Skip Over Navigation Links

NIH Research Matters

March 2013 Archive

March 25, 2013

Photo of a person breaking a cigarette.

Quitting Smoking Benefits Health Despite Weight Gain

The benefits to cardiovascular health that are associated with quitting smoking aren’t blunted by the modest weight gain, a new study found. The research underscores the benefits of putting a stop to smoking.

Photo of grapes.

How Resveratrol May Fight Aging

A new study gives insight into how resveratrol—found in grapes, red wine and nuts—may ward off certain age-related diseases. The findings could help in the development of new treatments.

Confocal micrograph of microglial cell engulfing neural precursor cell.

Immune Cells Regulate Brain Development

Scientists discovered a new role for immune cells called microglia in the developing brain. The finding may reveal insights into neurodevelopmental disorders like autism and schizophrenia.

March 18, 2013

Rear view photo of a family walking together in a park.

Common Genetic Factors Found in 5 Mental Disorders

Major mental disorders traditionally thought to be distinct share certain genetic glitches, according to a new study. The finding may point to better ways to diagnose and treat these conditions.

Photo of a bent tube with glowing green walls and a continuous red streamer bridging the spaces between bends.

Biofilm Streamers Clog Medical Devices

Bacterial communities called biofilms can quickly clog medical devices such as stents and catheters by forming 3-dimensional streamers that block flow. The finding will inform future approaches to prevent these deadly clogs.

Close up photo of coarse sea salt.

Shaking Out Clues to Autoimmune Disease

Researchers gained new insight into how an immune cell involved in several autoimmune disorders is regulated. Among their discoveries was a potential link with salt consumption.

March 11, 2013

Photo of children playing, obscured in center by large gray area.

The Genetics of Age-Related Macular Degeneration

Researchers identified several new regions of the human genome associated with age-related macular degeneration, a leading cause of blindness. The findings may eventually lead to new treatment and prevention approaches.

Close-up photo of a woman speaking.

Understanding How We Speak

A new study revealed the patterns of brain activity that produce human speech. This research may one day lead to new methods for treating speech disorders.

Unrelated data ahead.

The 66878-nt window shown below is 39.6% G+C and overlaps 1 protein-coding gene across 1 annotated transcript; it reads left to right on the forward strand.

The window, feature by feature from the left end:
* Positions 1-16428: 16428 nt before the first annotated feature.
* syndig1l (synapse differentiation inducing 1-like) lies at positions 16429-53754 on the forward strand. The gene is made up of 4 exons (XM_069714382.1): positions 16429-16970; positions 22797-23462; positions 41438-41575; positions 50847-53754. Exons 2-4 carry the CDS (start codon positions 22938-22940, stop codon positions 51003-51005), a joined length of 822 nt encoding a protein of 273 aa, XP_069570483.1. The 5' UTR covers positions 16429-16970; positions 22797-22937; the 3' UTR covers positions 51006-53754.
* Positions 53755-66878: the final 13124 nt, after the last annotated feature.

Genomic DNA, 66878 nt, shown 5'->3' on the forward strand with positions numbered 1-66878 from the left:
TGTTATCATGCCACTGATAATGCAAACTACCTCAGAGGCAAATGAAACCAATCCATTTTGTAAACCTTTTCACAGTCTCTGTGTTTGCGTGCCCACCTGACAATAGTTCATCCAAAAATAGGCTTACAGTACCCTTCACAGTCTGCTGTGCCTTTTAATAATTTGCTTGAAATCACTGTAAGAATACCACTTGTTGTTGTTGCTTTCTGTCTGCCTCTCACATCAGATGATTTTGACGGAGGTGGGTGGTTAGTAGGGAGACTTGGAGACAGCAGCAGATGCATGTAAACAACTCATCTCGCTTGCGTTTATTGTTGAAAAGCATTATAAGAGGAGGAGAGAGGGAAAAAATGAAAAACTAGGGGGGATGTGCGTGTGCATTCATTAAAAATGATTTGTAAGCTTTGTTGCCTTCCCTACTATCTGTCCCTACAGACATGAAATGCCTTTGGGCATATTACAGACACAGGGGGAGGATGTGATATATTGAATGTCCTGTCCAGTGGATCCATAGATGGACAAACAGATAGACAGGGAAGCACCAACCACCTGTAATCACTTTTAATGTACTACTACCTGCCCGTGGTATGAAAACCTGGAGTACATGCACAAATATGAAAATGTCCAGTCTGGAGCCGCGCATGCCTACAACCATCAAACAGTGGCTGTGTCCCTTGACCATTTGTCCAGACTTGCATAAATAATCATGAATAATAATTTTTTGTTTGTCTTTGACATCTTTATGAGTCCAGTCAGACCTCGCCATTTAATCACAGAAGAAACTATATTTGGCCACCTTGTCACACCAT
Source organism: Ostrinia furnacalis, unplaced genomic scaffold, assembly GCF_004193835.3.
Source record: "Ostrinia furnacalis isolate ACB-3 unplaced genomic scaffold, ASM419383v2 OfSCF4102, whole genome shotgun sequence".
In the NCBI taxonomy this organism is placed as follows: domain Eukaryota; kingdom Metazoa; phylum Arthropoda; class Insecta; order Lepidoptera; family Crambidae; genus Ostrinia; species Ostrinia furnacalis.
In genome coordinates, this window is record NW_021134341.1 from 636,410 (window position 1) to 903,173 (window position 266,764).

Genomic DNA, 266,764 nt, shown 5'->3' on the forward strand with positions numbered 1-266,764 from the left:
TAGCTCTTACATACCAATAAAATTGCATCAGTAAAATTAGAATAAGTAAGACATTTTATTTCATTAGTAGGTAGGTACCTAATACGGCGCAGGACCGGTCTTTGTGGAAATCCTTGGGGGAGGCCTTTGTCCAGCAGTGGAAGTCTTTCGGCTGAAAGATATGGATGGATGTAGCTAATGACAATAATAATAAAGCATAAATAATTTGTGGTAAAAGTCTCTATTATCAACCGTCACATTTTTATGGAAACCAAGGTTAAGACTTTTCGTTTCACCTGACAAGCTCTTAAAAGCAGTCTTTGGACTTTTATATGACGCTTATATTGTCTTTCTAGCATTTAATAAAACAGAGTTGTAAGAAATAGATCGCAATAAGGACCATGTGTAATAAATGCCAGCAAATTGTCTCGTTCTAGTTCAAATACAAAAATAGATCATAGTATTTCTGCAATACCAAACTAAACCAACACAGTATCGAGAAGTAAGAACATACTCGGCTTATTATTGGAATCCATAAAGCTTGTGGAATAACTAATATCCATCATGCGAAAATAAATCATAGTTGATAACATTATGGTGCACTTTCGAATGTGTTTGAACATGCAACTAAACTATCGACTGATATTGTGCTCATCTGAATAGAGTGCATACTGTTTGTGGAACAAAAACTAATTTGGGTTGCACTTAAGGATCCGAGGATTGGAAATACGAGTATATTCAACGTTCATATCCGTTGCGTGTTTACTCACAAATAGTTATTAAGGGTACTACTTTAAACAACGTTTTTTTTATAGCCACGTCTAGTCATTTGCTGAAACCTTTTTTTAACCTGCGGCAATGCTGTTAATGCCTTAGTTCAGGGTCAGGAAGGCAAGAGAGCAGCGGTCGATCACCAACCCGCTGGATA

Micrograph showing bright yellow dots throughout a worm.

Stem Cells Discovered in Deadly Parasitic Flatworms

The flatworms that cause the tropical disease schistosomiasis can survive inside infected people for decades. The discovery of the stem cells that may be responsible could now lay the groundwork for new strategies to treat the disease.

March 4, 2013

Photo of middle school children in classroom.

Youth Interventions Lower Prescription Drug Abuse

A new study found that middle school students in small towns and rural areas who received brief interventions had lower rates of prescription drug abuse into late adolescence and young adulthood.

Microscope image of cancer cells.

Compound Induces Antitumor Protein

Researchers identified a small compound that can boost production of a known tumor-suppressing protein. The finding may improve on current approaches—now in clinical trials—that target this biological pathway.

Confocal microscope image showing mass of cells with green and red areas.

Liver Stem Cells Discovered in Mice

Scientists successfully identified and grew a renewable population of liver stem cells for the first time, a new study reported. The findings could eventually lead to approaches that help rejuvenate damaged livers in people.

Contact Us

E-mail: nihresearchmatters@od.nih.gov

Mailing Address:
NIH Research Matters
Bldg. 31, Rm. 5B64A, MSC 2094
Bethesda, MD 20892-2094

About NIH Research Matters

Editor: Harrison Wein, Ph.D.
Assistant Editors: Vicki Contie, Carol Torgan, Ph.D.

NIH Research Matters is a weekly update of NIH research highlights from the Office of Communications and Public Liaison, Office of the Director, National Institutes of Health.

This page last reviewed on March 25, 2013

Social Media Links